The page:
Hot Pepper Wine Jelly

Hot Pepper Wine Jelly, also know as Christmas Jelly because of it’s beautiful red and green peppers, is my favorite holiday party appetizer. It’s also my favorite Memorial Day, Fourth of July, Labor Day and curled up on the couch watching a movie during a nor’easter appetizer. The zing from the peppers combined with the sweet sugar and the richness of sour cream is awesome.

hot pepper wine jelly, appetizers, hot peppers, cream cheese, dip, recipe

How Hot?

You can adjust the heat level with your choice of hot pepper. Heat is rated with the Scoville Heat Scale. I personally wouldn’t go higher than Jalepeno because I’m a heat wimp. If you’re using this recipe for a party appetizer I suggest putting a small sign in front of the serving bowl so everyone knows it has some degree of heat. I haven’t made this jelly without hot peppers. If you have I’d love to know how it tastes.

  • Bell peppers
  • 1,000 to 2,000 Poblano and Ancho
  • 2,000 to 5,000 Jalepeno
  • 100,000 – 350,000  Habenero

I make this jelly in late summer and hot water bath can it. To make and serve as an appetizer in the next couple of weeks you don’t need to can it. I still ladle it into pint canning jars and cover it with a canning lid and ring. The lid will seal but the jars should be stored in the refrigerator.

Serving Suggestions for Hot Pepper Wine Jelly

This recipe makes two pints. I use one pint for an eight ounce block of cream cheese. Place the cream cheese on a wide plate and scoop the jelly over it. Ritz type crackers are my favorite flavor of cracker to serve with this jelly but they break easily under the pressure of a knife spreading cream cheese, so be aware of that. A firmer cracker helps keep this convenient as an appetizer in a crowd.

I keep a few dip spreaders on hand to switch out in case jelly gets on them.


Hot Pepper Wine Jelly - Appetizers

Course Appetizer
Cuisine Appetizers
Prep Time 15 minutes
Cook Time 10 minutes
Total Time 25 minutes
Servings 2 pints
Author Robin Follette


  • 1/4 cup hot pepper Diced fine or minced. Jalepeno usually works well for people who don't care for heat
  • 1 1/2 cups Bell peppers Diced fine or minced. I like red Bells to add color.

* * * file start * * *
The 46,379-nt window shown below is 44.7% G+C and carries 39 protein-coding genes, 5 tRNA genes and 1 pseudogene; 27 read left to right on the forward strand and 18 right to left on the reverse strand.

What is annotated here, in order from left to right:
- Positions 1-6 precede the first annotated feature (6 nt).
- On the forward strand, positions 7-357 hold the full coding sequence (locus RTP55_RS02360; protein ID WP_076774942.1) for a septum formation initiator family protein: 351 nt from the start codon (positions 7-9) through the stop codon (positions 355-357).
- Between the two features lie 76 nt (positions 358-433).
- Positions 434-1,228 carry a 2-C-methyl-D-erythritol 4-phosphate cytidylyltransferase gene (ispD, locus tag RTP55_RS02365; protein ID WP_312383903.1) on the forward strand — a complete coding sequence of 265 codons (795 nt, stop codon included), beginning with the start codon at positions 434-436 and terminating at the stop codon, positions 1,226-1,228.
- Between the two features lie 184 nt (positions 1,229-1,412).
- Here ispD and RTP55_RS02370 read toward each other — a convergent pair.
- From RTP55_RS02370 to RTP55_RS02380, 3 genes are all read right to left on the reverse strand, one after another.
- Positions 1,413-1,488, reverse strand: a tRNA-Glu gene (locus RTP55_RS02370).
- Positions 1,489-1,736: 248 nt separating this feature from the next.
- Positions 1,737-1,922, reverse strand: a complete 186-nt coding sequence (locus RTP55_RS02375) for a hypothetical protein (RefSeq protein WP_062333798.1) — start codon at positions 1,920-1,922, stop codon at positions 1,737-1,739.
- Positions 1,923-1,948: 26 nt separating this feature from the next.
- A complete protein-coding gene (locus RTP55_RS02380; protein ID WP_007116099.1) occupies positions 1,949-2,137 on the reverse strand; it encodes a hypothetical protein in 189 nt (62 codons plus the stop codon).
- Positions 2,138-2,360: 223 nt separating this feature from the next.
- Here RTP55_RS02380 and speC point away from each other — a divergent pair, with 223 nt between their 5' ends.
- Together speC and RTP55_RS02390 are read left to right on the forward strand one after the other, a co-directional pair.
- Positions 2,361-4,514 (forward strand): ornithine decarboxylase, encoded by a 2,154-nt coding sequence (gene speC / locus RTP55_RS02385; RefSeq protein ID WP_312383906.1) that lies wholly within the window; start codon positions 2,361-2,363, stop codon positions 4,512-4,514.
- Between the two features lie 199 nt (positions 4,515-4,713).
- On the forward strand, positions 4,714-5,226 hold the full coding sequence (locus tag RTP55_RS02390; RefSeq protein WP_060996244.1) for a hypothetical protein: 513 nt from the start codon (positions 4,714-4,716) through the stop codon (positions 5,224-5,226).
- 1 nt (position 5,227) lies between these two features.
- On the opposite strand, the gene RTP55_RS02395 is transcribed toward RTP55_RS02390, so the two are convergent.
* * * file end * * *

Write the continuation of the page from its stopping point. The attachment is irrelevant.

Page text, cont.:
• 3/4 cup red wine vinegar
  • 3 cups sugar
  • 1 package Certo liquid pectin Or the powdered equivalent


  • A lot of heat in hot peppers comes from the seeds. Remove seeds according to preference. Handle them carefully. Latex gloves make this process safer and can be stripped off outside in and thrown away. A few pulses in the food processor will mince the peppers. Large pieces might float to the top so small is good but pureed is too much.
  • Combine the sugar, red wine vinegar and peppers in a non-aluminum four quart sauce pan. Stir well to start dissolving the sugar. Over high heat, bring the mixture to a full rolling boil (boils hard when stirred) for one minute. Add pectin and stir, bringing it back to a full rolling boil for one minute. Remove from heat. Ladle into sterilized jars and cover with lids and rings if you'll be hot water bathing this jelly. If you're going to store it in the fridge to use in the next two weeks, store it in jars in the refrigerator.


This jelly is also known as Christmas Jelly because of the red and green peppers. You can use yellow and orange Bell peppers if you'd like. The added color makes the jelly visually appealing without changing the flavor.
If your peppers float to the top they were probably very fresh with a high moisture content. Next time, let them dry for a while after cutting them up. Mix them peppers into the jelly before serving.
Pour the jelly over a block of cream cheese and serve with crackers. I love it with Ritz Crackers.